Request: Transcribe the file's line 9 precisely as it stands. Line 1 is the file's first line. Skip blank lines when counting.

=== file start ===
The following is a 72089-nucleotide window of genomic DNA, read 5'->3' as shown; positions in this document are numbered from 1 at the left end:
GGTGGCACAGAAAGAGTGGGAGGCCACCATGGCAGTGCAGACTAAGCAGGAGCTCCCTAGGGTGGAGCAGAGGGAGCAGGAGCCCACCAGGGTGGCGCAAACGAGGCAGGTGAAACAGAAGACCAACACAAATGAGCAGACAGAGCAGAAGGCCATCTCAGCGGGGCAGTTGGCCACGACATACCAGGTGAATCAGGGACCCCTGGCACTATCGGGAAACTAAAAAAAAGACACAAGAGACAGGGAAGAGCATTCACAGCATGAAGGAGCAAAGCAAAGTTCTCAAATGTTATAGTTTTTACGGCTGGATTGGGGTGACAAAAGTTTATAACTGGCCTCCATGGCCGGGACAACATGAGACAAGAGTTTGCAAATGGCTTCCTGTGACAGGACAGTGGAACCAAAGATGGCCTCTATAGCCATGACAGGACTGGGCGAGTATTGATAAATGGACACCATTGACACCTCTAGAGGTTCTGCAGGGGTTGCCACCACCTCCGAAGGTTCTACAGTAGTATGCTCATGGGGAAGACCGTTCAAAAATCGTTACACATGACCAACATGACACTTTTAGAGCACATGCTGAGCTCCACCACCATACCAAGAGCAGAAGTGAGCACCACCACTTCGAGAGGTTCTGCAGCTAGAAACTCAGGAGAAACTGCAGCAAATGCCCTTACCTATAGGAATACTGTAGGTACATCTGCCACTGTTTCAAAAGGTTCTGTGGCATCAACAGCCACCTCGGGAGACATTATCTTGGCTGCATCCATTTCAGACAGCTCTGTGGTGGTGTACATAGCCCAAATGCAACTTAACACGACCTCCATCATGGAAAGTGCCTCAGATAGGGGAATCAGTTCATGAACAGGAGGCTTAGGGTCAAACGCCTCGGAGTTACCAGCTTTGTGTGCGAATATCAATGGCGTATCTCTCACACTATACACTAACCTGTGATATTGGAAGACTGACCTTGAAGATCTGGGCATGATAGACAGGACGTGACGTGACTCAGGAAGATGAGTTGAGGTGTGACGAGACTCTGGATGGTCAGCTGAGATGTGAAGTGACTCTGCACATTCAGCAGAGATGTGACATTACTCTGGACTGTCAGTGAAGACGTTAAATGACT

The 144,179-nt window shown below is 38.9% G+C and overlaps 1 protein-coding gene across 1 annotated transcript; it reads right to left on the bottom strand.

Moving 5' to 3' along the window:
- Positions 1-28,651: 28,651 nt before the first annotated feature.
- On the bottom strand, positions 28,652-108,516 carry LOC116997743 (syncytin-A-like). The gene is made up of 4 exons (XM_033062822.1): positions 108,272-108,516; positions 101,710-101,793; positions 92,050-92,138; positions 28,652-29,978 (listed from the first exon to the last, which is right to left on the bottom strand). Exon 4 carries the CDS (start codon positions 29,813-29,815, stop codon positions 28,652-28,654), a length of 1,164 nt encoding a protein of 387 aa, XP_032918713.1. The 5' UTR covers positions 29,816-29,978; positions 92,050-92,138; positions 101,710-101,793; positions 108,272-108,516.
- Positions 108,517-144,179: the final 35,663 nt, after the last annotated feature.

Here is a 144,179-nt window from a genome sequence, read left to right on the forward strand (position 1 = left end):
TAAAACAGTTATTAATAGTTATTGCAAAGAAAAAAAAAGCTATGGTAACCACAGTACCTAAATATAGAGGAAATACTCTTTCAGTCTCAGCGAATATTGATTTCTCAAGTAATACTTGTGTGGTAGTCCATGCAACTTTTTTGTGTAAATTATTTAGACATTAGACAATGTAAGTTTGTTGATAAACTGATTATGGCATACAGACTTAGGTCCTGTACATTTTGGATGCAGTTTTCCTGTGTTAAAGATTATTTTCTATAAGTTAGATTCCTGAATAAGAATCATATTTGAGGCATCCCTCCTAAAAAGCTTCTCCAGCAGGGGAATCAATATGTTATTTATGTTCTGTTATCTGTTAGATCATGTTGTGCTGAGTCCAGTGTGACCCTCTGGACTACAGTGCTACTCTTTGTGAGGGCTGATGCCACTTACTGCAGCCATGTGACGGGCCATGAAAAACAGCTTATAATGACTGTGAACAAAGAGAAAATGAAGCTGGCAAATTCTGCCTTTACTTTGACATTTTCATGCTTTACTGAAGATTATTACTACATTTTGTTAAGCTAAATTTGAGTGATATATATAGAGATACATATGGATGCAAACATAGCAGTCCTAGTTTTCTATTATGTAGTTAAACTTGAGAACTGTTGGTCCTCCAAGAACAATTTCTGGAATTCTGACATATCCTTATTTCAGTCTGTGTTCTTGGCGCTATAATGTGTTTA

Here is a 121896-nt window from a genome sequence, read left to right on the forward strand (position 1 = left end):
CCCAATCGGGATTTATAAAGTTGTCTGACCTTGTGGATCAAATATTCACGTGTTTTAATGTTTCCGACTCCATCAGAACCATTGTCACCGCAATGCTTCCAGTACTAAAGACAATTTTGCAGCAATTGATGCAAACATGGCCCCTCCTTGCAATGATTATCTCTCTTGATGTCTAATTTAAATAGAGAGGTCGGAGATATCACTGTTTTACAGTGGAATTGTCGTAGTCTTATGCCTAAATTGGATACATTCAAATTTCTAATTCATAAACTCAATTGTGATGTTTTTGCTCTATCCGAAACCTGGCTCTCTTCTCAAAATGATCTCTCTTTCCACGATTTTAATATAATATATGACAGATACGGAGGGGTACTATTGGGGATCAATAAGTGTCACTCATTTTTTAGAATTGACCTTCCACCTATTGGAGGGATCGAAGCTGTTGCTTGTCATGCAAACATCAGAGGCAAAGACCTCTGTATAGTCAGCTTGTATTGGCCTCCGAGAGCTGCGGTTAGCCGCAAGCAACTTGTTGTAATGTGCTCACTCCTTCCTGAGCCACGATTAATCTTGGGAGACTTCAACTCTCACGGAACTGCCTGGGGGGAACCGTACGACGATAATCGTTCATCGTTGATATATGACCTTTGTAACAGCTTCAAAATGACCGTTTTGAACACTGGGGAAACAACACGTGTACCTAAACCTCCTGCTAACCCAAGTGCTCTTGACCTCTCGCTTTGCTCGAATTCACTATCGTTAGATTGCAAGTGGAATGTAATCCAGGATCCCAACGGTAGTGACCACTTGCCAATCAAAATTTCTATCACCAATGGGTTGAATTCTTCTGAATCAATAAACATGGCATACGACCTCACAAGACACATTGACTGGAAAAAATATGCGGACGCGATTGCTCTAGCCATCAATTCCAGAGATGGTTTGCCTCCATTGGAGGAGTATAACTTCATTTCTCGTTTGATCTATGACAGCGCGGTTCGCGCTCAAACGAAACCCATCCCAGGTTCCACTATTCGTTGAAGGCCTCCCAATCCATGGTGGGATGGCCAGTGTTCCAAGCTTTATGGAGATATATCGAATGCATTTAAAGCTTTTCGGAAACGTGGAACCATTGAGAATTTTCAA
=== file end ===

TAAAACAGTTATTAATAGTTATTGCAAAGAAAAAAAAAGCTATGGTAACCACAGTACCTAAATATAGAGGAAATACTCTTTCAGTCTCAGCGAATATTGATTTCTCAAGTAATACTTGTGTGGTAGTCCATGCAACTTTTTTGTGTAAATTATTTAGACATTAGACAATGTAAGTTTGTTGATAAACTGATTATGGCATACAGACTTAGGTCCTGTACATTTTGGATGCAGTTTTCCTGTGTTAAAGATTATTTTCTATAAGTTAGATTCCTGAATAAGAATCATATTTGAGGCATCCCTCCTAAAAAGCTTCTCCAGCAGGGGAATCAATATGTTATTTATGTTCTGTTATCTGTTAGATCATGTTGTGCTGAGTCCAGTGTGACCCTCTGGACTACAGTGCTACTCTTTGTGAGGGCTGATGCCACTTACTGCAGCCATGTGACGGGCCATGAAAAACAGCTTATAATGACTGTGAACAAAGAGAAAATGAAGCTGGCAAATTCTGCCTTTACTTTGACATTTTCATGCTTTACTGAAGATTATTACTACATTTTGTTAAGCTAAATTTGAGTGATATATATAGAGATACATATGGATGCAAACATAGCAGTCCTAGTTTTCTATTATGTAGTTAAACTTGAGAACTGTTGGTCCTCCAAGAACAATTTCTGGAATTCTGACATATCCTTATTTCAGTCTGTGTTCTTGGCGCTATAATGTGTTTA